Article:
We do need a change of mind. This isn't simply forcing our mentality to adopt a different view; the need is for a literal change—releasing the belief that our mind is mortal and accepting the divine Mind as our own, our only basis of intelligence. This Mind never consents to or even knows evil. Spiritual regeneration, impelled by Christ, enables us to acknowledge that man always has expressed God, Mind; only then are we able fully to relinquish consent to sin or disease. And a growing and glowing discernment of man's eternal unity with God strengthens our courage so that we begin dropping our consent to supposed birth and development in matter.
On what basis can you honestly refuse consent to discord? Only on the foundation offered by Christ Jesus. He provided the solution to the belief that man is separated from God, that he evolves materially and is bound by mortality. "I and my Father are one," John 10:30. he taught. Not "used to be one." Not "someday will be one." He consented only to a present (eternal) unity with God. And he calls on each of us to begin accepting more of our oneness with God. Jesus' life purpose was to reveal with clarity man's inseparable relationship to divine Love. He demonstrated the ability to withdraw consent to mortality.
Jesus' life and works illustrated that our lives no longer need to be lived on the basis of a fundamental acceptance of illness or sin. Perhaps we've made vigorous efforts to resist those evils; but only as we come to realize that man's true being, his spiritual nature, has never been mortal will we truly relinquish acceptance of immorality or sickness or fear.
We may be reluctant to admit any original part in consenting to the belief that our own existence began in matter. Nevertheless we do need to begin cutting off such consent—and we will by discovering that man couldn't have left the embrace of infinite Life for the confines of matter.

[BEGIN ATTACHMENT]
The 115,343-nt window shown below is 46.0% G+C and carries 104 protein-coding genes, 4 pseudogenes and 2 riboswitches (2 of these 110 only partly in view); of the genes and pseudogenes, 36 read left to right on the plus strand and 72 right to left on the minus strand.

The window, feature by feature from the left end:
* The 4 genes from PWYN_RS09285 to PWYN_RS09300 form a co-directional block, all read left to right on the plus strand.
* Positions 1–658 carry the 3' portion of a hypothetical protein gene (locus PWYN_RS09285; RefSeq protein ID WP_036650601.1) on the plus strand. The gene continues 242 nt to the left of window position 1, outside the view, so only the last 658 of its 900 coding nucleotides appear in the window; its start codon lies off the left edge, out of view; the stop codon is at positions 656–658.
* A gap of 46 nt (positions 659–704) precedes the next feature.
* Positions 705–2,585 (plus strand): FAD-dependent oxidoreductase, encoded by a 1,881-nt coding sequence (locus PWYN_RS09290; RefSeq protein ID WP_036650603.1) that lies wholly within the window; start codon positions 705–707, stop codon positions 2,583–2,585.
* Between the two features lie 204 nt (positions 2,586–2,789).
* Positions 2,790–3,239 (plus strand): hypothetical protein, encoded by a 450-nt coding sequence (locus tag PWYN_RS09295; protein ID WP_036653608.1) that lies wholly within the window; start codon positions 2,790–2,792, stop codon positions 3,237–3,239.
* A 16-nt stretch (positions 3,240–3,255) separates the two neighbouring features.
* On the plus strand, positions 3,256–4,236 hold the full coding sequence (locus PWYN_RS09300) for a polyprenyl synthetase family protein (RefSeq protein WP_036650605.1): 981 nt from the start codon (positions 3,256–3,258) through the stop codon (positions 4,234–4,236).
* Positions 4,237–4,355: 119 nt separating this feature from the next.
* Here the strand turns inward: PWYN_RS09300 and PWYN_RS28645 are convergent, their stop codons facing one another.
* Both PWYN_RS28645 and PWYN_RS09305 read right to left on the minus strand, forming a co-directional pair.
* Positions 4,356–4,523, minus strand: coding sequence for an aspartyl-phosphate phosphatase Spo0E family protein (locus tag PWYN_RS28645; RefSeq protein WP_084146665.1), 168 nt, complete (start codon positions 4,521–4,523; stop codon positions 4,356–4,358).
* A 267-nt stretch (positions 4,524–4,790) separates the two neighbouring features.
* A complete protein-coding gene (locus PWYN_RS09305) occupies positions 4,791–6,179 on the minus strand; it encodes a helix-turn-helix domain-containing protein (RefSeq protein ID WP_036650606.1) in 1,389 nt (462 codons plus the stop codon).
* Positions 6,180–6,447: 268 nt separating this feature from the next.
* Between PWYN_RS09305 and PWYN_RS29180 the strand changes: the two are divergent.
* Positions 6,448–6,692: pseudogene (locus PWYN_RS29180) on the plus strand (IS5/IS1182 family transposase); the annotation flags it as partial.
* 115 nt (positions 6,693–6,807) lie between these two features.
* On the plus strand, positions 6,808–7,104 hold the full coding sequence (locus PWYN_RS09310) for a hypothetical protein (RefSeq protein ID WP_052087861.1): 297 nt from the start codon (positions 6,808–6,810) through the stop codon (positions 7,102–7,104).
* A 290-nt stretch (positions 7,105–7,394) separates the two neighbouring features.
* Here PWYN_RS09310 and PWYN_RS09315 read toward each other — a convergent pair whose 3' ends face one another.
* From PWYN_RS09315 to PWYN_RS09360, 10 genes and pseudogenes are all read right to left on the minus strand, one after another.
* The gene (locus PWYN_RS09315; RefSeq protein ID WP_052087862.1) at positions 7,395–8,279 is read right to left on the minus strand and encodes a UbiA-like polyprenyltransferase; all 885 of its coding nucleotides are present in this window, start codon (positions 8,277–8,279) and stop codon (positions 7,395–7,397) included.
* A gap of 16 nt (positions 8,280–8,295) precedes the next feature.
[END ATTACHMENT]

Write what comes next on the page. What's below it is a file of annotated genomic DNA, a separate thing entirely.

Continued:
Mrs. Eddy writes, "You may say that mortals are formed before they think or know aught of their origin, and you may also ask how belief can affect a result which precedes the development of that belief."' Ah, yes. How could our present view that we are material affect the birth that came before this present view? "It can only be replied," Mrs. Eddy continues, "that Christian Science reveals what 'eye hath not seen,'—even the cause of all that exists,—for the universe, inclusive of man, is as eternal as God, who is its divine immortal Principle." If one sees in this statement eternity, not time, as the key, he will be led naturally to the conclusion Mrs. Eddy offers—a conclusion all of us finally will have to admit: "There is no such thing as mortality, nor are there properly any mortal beings, because being is immortal, like Deity,—or, rather, being and Deity are inseparable." Science and Health, pp. 553-554.
In truth, all effect originates in God. And He causes only good, immortal being. No one but God can determine our identity. And we can develop the humility that will enable us to relinquish consent to whatever would be less than Godlike: whether accepting birth in matter, struggling through conditions of matter, or fearing a departure from matter. In fact, we discover that as man, we never truly gave consent to ungodlikeness. Man, forever held in God's presence, is our destiny— because always true.